By RICK WATSON
The seven-decade-long love story of Jake and Margaret Monte fills volumes.
Margaret keeps the letters and love poems Jake wrote to her while he was abroad in the Army during World War II in a box and re-reads them from time to time.
The two, who have lived in Homewood since 1954, celebrated their 71st anniversary on Jan. 30.
The couple married January 30, 1941 and welcomed their first daughter, Concetta, the following year before Jake went off to war.
Some of the words in his letters were cut out by Army censors who feared the information might fall into enemy hands.
When Margaret told Jake about the omissions, he started making up code words whose meaning she quickly caught on to. His letters stopped being censored.
When Jake returned from the war, the two wasted no time getting back to the family life. They had two more daughters, Josephine and Marguerite. They also had their only son, Dominic. Today, the Montes have 10 grandchildren and 7 great-grandchildren.
Margaret was born in Ensley in 1919, and Jake was born in Cardiff, a town just west of Birmingham, in 1913. Jake was a bread delivery man in 1940, and Margaret worked in her father’s grocery. He took notice of her while making his rounds at Ragusa’s store. They hit it off and married soon thereafter.
“We didn’t have a big fancy wedding,” said Margaret. “There were only four people in the wedding party, but our whole family came.” Afterwards Jake and Margaret headed off to Texas on their honeymoon.
After the war, Jake remained in the food business as a bread salesman and later as a milkman. “He never made big money,” said Margaret. “But he always had a job, and we got by just fine.”
Jake went to school with Joe Bruno, who was the patriarch of the Bruno’s (and later Food World) grocery chain.
“It didn’t hurt being Italian and being in the food business,” Jake said.
Jake and Margaret raised their four children in Homewood, where they attended Our Lady of Sorrows and John Carroll Catholic Schools. Their granddaughters J. Shay McNamee and Jacqueline Dillon DeMarco now reside in the area, too.
The couple are longtime members of Our Lady of Sorrows Catholic Church, are active at the Homewood Senior Center and have always frequented the Homewood Pool with family members. Jake is also a member of the Knights of Columbus, American Legion and VFW.
When the subject turned to what makes a marriage last, Margaret raised a conspiratorial eyebrow and smiled: “It takes a lot of patience.”
“We learned to put up with each other,” Jake said. “You can’t go running to mama when the other one makes you mad.” Margaret also said that trusting the Lord is essential.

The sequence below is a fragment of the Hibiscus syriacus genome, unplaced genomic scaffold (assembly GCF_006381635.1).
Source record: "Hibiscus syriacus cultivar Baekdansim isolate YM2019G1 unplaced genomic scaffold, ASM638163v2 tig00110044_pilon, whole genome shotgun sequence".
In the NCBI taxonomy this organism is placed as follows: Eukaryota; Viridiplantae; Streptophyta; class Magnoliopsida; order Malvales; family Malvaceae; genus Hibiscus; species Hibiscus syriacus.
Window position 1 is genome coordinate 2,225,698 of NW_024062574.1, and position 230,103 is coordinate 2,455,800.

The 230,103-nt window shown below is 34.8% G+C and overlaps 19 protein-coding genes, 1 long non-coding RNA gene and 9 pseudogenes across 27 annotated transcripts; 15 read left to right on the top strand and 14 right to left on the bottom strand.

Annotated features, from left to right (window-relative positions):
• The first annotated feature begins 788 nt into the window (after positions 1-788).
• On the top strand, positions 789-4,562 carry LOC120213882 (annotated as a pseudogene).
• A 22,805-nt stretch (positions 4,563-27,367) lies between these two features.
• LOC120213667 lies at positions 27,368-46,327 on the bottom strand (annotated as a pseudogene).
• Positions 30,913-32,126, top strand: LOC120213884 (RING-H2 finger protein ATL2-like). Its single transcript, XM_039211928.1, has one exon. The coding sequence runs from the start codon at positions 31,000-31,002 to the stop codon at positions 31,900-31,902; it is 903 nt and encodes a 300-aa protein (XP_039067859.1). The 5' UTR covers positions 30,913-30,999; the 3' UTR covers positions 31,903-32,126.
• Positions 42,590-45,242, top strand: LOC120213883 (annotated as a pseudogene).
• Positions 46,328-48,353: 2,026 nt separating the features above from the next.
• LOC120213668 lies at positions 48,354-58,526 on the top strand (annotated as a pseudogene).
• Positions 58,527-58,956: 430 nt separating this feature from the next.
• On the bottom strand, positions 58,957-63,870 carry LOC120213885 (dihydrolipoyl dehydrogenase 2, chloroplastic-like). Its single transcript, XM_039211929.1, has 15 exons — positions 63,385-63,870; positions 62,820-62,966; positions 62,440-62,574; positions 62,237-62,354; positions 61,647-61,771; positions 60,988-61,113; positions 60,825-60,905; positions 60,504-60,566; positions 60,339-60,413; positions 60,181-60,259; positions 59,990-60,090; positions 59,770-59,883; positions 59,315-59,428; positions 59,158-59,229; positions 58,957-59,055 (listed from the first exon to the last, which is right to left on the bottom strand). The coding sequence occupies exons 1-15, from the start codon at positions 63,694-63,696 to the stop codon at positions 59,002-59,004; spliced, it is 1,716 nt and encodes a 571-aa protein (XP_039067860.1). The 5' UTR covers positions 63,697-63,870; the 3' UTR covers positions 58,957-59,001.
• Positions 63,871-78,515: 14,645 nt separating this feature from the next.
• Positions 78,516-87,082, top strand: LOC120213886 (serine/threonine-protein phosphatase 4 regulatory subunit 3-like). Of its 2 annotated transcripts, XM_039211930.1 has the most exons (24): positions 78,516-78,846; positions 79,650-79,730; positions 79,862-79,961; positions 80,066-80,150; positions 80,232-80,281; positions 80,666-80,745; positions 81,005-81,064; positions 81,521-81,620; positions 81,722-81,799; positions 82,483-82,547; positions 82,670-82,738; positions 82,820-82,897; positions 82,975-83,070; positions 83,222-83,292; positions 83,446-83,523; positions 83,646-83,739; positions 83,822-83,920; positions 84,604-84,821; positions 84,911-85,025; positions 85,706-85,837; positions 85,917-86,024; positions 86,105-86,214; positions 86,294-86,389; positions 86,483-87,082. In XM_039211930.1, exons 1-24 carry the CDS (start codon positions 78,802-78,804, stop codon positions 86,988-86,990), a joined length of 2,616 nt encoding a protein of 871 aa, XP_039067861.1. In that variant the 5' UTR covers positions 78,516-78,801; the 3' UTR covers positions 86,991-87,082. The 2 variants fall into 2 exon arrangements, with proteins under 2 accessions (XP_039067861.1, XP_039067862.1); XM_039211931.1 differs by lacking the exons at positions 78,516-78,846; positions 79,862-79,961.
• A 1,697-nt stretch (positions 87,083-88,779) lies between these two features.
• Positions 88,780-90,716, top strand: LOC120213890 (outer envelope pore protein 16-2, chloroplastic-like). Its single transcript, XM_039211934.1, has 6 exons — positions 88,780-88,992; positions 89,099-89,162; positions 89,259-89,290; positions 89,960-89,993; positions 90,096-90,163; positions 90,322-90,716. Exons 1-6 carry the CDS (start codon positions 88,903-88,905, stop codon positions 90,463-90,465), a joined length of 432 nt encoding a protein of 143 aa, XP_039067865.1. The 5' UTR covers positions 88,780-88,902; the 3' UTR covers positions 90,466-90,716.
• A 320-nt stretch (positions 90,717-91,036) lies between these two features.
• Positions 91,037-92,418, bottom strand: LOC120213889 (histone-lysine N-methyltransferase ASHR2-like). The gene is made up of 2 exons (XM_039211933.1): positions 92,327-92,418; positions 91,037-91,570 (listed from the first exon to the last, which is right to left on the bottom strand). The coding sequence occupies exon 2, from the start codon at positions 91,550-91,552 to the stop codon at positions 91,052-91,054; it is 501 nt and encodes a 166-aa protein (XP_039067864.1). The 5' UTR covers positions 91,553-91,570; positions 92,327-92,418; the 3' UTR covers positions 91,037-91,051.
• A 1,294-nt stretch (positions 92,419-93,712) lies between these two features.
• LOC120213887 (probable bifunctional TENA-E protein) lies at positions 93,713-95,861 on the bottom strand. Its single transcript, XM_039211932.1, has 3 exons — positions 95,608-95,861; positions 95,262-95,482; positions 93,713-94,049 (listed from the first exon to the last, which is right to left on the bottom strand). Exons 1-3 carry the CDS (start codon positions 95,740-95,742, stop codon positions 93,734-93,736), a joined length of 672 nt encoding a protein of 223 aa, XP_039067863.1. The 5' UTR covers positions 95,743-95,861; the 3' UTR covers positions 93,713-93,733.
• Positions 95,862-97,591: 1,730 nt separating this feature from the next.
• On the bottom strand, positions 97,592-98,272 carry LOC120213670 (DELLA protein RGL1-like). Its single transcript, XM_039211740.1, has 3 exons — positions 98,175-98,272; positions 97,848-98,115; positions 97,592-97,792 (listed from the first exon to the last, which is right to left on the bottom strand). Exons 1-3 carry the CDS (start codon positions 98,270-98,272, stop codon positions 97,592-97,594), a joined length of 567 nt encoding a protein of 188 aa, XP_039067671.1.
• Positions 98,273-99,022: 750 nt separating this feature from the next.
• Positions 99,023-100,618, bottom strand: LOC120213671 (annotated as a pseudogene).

Jake and Margaret don’t dish out advice to younger folks. “Most of them don’t want to hear what we have to say,” she explained.
But DeMarco said her grandmother gave her good matrimonial advice: “Don’t do anything on the first day that you don’t want to do the rest of your life.”
“I used to polish Jake’s shoes every morning, but that wasn’t something I wanted to do,” said Margaret. So Jacqueline was forewarned.
Jake, 98, and Margaret, 92, are not as strong as they once were. For many years, she cooked dinner for the entire family every Sunday, but it got to be too much. The family still gathers on holidays, but everyone pitches in with the cooking chores.
“We have Grandma’s recipes, but the food doesn’t taste as good as it did when she cooked it,” said DeMarco.
Jake has a hard time hearing these days and doesn’t get around as well as he once did, according to Margaret: “He spends most of his days napping by the window in his recliner.”
He’s fallen several times so he moves around the house on a walker. Margaret also uses a device when she walks.
But they still live alone in their Homewood cottage.
“We’re at a point in our lives where we can’t take care of ourselves, so we take care of each other,” she said. “We lean on each other’s shoulder.”
Grandma Margaret Monte’s Chili
In the cold winter months what is better than warm homemade chili? Margaret Monte has passed down her Italian chili recipe to her granddaughter Jacqueline DeMarco, and they graciously share their recipe with us:
1 Zeigler’s Chili Con Carne Chili Brick
1 Package Mild Chili Seasoning Dry Mix
1 Pound Ground Chuck (Use ground turkey for a healthier option)
1 Chopped Onion
1 Large Can Tomato Sauce
2 Cans Chili Beans with Sauce
Red Pepper or Hot Sauce
Cooked Rice or Oyster Crackers
Brown onion and ground chuck in skillet.
Remove browned chuck and onions from skillet and place on paper towels to drain excess grease by blotting with paper towels.
Move browned meat and onions to the large pot on low heat and stir in 1 Large Can of Tomato Sauce. Stir in Zeigler’s Chili Brick. Stir in two cans of Chili beans and Package of Dry Seasoning Mix . Add red pepper or Hot Sauce to taste. Add small amount of water if needed to desired consistency.
Simmer on low heat, stirring occasionally, until ready to serve.
Serve over rice or oyster crackers. The chili tastes even better if served the next day.